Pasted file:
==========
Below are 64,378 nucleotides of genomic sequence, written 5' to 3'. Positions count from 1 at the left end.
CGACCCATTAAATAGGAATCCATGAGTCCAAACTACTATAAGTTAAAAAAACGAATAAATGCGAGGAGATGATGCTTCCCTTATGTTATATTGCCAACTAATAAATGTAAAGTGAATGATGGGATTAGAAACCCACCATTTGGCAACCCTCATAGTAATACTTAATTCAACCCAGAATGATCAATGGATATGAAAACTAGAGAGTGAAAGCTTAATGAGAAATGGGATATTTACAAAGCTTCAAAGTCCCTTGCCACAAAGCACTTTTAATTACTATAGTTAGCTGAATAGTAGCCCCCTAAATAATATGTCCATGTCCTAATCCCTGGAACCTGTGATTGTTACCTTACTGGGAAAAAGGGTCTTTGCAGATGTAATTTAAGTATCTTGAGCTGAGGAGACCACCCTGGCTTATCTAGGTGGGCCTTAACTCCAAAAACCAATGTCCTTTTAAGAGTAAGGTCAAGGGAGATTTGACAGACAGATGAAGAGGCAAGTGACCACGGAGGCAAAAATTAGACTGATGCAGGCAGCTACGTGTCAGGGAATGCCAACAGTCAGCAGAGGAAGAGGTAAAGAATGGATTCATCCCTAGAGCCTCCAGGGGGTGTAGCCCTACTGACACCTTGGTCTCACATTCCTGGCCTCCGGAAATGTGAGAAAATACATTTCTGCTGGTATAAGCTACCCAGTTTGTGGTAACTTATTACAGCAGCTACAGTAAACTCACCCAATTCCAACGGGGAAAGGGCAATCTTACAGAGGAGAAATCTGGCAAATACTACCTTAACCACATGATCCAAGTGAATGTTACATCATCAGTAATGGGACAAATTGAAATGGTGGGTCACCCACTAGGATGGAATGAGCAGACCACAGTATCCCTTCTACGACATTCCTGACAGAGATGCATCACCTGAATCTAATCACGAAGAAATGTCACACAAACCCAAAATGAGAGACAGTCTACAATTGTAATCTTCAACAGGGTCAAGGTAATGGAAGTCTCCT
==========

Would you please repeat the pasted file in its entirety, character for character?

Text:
Below are 64,378 nucleotides of genomic sequence, written 5' to 3'. Positions count from 1 at the left end.
CGACCCATTAAATAGGAATCCATGAGTCCAAACTACTATAAGTTAAAAAAACGAATAAATGCGAGGAGATGATGCTTCCCTTATGTTATATTGCCAACTAATAAATGTAAAGTGAATGATGGGATTAGAAACCCACCATTTGGCAACCCTCATAGTAATACTTAATTCAACCCAGAATGATCAATGGATATGAAAACTAGAGAGTGAAAGCTTAATGAGAAATGGGATATTTACAAAGCTTCAAAGTCCCTTGCCACAAAGCACTTTTAATTACTATAGTTAGCTGAATAGTAGCCCCCTAAATAATATGTCCATGTCCTAATCCCTGGAACCTGTGATTGTTACCTTACTGGGAAAAAGGGTCTTTGCAGATGTAATTTAAGTATCTTGAGCTGAGGAGACCACCCTGGCTTATCTAGGTGGGCCTTAACTCCAAAAACCAATGTCCTTTTAAGAGTAAGGTCAAGGGAGATTTGACAGACAGATGAAGAGGCAAGTGACCACGGAGGCAAAAATTAGACTGATGCAGGCAGCTACGTGTCAGGGAATGCCAACAGTCAGCAGAGGAAGAGGTAAAGAATGGATTCATCCCTAGAGCCTCCAGGGGGTGTAGCCCTACTGACACCTTGGTCTCACATTCCTGGCCTCCGGAAATGTGAGAAAATACATTTCTGCTGGTATAAGCTACCCAGTTTGTGGTAACTTATTACAGCAGCTACAGTAAACTCACCCAATTCCAACGGGGAAAGGGCAATCTTACAGAGGAGAAATCTGGCAAATACTACCTTAACCACATGATCCAAGTGAATGTTACATCATCAGTAATGGGACAAATTGAAATGGTGGGTCACCCACTAGGATGGAATGAGCAGACCACAGTATCCCTTCTACGACATTCCTGACAGAGATGCATCACCTGAATCTAATCACGAAGAAATGTCACACAAACCCAAAATGAGAGACAGTCTACAATTGTAATCTTCAACAGGGTCAAGGTAATGGAAGTCTCCT